Bhutanese Salzburg Global Fellows had been prominently active in the decriminalization efforts in their country.

In recent years, while advances in trans rights had been made – trans men and women are able to obtain official identification aligned with their gender identity, as one LGBT Forum Fellow from Bhutan was able to gain in 2017 – Bhutan, like much of the region, had previously maintained colonial-era anti-sodomy laws, effectively criminalizing homosexuality and marginalizing the LGBT community in the country.

The move on December 10, 2020 to finally decriminalize homosexuality comes following a long period of legal “harmonization” launched in 2008 to align all of Bhutan’s existing laws with the new constitution (the country’s first written constitution), which guaranteed many fundamental human rights.

“The Salzburg Global LGBT* Forum is thrilled about the decision of the Bhutan parliament to decriminalize homosexuality with an absolute majority and warmly congratulates our six Bhutan Forum Fellows who worked so hard to make this happen: activists Pema DorjiPassang DorjiNamgay Zam and Ugyen Tshering, and Bhutan Parliamentarians Ugyen Wangdi and Madan Chhetri,” says Klaus Mueller, founder and chair of the Salzburg Global LGBT* Forum.

In 2016, Wangdi and Chhetri requested to join the program The Many Faces of LGBT Inclusion in Thailand as part of the harmonization process, specifically looking at Sections 213 and 214 of the Bhutanese penal code which criminalized “unnatural sex”, widely interpreted as homosexuality. 

The two parliamentarians were accompanied by Bhutanese LGBT activists Pema Dorji and Passang Dorji (no relation) who shared with great honesty the repercussions legal, cultural and family exclusions had on their lives. 

When asked in 2016, immediately following their participation in the Salzburg Global LGBT* Forum program, what were the most important insights they had gained through their participation in the Forum, Wangdi noted three things: the importance of terminology, the challenges faced by LGBT people with regards to families and marriage and state-sponsored LGBT extremism.

“That struck me most because anything can happen if law is not correct and right and it can affect the community, society and country as a whole,” he reflected.

Passang Dorji was also positive about the chance to forge connections with the parliamentarians, remarking in 2016: “I felt the highest level of happiness in talking face-to-face, and discussing one-on-one about our issues, policies and laws that our country is reviewing.”

These new relations meant that upon returning to Bhutan, Wangdi and Chhetri worked not only with their colleagues in parliament but also with their newfound colleagues from the Forum. 

Speaking to Reuters news agency after the passage of the new legislation, Wangdi said that the bill had passed unopposed with 63 of the total 69 members of both houses of parliament voting in favor; six members were absent. “Homosexuality will not be considered as unnatural sex now,” he added.

“It is wonderful to see that parliamentarian Ugyen Wangdi then became the vice chairperson of the parliamentary joint panel leading the process to explicitly exclude homosexuality from the definition of ‘unnatural sex’ through an exception clause,” said Mueller.

Bhutan activists found allies outside of parliament also, in particular Namgay Zam, executive director of the Journalists; Association of Bhutan, who joined the LGBT* Forum in 2019 at the program Advancing Legal and Social Equality in South Asia held in Nepal. Zam worked closely with Pema Dorji and other LGBT activists to keep decriminalization at the forefront of the harmonization agenda, supported by other activists within the LGBT* Forum network with experience of overturning such legislation in their own countries.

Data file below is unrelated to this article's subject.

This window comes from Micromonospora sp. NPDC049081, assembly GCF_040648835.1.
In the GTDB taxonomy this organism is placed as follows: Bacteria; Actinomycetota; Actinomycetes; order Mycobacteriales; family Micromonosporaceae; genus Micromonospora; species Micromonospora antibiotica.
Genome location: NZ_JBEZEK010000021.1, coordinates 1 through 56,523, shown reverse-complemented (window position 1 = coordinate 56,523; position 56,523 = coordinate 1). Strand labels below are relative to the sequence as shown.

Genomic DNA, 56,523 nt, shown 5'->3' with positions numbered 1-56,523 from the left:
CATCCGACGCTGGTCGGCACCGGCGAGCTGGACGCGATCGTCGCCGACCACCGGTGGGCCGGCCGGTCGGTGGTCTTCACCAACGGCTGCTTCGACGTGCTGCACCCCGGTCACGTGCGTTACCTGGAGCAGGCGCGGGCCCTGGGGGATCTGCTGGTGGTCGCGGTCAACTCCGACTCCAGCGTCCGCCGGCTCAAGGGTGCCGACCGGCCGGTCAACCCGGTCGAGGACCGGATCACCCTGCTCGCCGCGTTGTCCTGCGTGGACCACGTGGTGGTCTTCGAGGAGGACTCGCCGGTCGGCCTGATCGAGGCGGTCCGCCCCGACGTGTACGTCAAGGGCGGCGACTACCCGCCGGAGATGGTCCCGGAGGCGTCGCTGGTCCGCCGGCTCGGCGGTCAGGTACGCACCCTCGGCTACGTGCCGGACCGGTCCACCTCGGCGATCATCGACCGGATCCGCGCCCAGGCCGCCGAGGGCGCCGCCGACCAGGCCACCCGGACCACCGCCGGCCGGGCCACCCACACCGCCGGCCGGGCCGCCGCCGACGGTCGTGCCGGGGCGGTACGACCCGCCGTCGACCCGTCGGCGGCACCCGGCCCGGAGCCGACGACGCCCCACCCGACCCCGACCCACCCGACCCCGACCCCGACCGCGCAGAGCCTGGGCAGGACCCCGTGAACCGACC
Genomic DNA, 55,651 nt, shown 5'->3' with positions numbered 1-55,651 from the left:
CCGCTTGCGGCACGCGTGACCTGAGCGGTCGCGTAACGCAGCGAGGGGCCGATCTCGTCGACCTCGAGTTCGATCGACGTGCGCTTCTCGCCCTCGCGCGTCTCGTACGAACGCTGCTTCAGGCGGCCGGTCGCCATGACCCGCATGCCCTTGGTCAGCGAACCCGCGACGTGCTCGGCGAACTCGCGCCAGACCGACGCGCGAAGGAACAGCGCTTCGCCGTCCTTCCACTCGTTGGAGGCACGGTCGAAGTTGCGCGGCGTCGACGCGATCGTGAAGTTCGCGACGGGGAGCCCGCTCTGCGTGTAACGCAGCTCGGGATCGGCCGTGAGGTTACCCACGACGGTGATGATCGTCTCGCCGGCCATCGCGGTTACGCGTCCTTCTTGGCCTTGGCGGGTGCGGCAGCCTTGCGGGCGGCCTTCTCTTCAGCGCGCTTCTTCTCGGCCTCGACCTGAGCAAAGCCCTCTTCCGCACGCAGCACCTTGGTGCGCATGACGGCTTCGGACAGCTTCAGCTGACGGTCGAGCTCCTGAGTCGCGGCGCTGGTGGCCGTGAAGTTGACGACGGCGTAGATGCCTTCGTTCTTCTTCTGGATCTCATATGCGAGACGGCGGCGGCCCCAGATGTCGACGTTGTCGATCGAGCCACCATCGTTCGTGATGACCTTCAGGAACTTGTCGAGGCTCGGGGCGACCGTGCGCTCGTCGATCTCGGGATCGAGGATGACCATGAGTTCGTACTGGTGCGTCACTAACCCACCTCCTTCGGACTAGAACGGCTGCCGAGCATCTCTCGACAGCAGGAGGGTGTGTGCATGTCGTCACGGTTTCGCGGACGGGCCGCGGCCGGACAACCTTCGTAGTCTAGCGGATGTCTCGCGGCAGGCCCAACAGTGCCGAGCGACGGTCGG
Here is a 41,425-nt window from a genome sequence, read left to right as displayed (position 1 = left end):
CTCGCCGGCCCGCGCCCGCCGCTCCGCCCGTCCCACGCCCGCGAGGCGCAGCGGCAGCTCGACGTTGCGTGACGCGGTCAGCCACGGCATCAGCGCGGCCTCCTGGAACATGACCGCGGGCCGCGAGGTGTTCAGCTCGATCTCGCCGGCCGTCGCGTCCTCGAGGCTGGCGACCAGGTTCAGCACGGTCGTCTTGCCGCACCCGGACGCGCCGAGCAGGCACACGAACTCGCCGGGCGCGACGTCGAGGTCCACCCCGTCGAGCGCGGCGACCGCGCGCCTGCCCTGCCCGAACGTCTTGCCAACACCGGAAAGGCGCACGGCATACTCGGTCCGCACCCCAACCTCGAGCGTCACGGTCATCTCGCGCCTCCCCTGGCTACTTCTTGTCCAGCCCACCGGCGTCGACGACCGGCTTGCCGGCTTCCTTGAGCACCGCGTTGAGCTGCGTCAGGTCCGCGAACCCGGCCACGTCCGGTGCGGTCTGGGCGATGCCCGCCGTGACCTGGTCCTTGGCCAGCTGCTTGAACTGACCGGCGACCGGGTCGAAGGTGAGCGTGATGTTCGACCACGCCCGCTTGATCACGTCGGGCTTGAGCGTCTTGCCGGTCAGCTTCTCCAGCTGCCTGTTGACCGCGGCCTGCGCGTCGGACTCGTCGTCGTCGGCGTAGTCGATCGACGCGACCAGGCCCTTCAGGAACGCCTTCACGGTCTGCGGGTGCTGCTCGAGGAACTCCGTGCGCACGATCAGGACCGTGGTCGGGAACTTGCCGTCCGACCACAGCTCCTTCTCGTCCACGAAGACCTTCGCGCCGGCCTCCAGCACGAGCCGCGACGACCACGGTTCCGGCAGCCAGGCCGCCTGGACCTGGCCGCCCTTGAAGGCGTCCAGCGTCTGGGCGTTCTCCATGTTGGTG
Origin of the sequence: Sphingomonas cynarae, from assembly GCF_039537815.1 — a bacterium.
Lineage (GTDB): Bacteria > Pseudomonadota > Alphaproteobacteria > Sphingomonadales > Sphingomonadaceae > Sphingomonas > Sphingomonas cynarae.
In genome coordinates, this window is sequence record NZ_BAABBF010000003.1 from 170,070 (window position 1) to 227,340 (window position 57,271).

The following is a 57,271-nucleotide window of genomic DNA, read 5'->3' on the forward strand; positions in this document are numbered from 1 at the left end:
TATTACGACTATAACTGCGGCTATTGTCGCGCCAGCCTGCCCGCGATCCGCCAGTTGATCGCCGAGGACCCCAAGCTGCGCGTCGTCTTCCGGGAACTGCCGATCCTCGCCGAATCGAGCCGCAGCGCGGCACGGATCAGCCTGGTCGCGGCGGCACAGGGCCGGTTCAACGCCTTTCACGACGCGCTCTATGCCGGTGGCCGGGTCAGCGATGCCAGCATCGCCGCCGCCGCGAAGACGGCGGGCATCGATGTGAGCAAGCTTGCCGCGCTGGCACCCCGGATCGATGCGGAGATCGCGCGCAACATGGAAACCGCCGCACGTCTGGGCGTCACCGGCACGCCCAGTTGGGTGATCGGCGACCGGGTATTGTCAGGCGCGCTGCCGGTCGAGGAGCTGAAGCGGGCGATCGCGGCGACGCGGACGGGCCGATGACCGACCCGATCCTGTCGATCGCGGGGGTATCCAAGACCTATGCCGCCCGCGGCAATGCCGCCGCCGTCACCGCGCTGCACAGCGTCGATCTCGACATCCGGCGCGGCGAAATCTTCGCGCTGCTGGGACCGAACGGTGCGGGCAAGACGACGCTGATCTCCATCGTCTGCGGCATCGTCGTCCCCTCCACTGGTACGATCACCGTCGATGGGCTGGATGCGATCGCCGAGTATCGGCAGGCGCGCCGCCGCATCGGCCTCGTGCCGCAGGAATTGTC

Reflecting on the historic ruling in December, Mueller said: “Salzburg Global LGBT* Forum is excited to have being part of this transformation process that accelerates recent legal changes in South Asia that advance LGBT equality.” 

* LGBT: Lesbian, Gay, Bisexual and Transgender. We are using this term as it is currently widely used in human rights conversations on sexual orientation and gender identity in many parts of the world, and we would wish it to be read as inclusive of other cultural concepts, contemporary or historical, to express sexuality and gender, intersex and gender non-conforming identities.

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This is a quilt called "Molehills”, created by my wife, Catherine C. Sherman, a San Francisco-based quilt artist. Her quilts join vintage fabrics and modern materials together, “treasures old and new, colliding and creating new meaning.” They are meditations on hope and healing, and an artistic embodiment of the beauty of the process of “ressourcement” and “aggiornamento.” (You can find more on her website piecemovement.com).
Scot Sherman: “I Could No Longer Unsee What I Was Seeing, or Unhear What I Was Hearing”
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A candidate for the priesthood in the Episcopal Church explains how disruptive empathy and storytelling are required for faith communities to move forward with inclusion and change 
 

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Ecuadorian photographer documents illegal anti-LGBT, conversion clinics through her “visual activism” project Until You Change

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By: Saira Mujtaba 

A niece remembers her gay uncle’s suicide and calls upon her Muslim community to include and protect their LGBT family members in the latest blog of the Salzburg Global Online Forum on LGBT* and Faith

 
 

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Victor Ciobotaru: “The More I Prayed, the More I Became Aware That I Am Gay and I Will Never Change”
Victor Ciobotaru: “The More I Prayed, the More I Became Aware That I Am Gay and I Will Never Change”
By: Victor Ciobotaru 

A young Romanian pastor-to-be describes how LGBT Christians reach out to him even while their churches deny their existence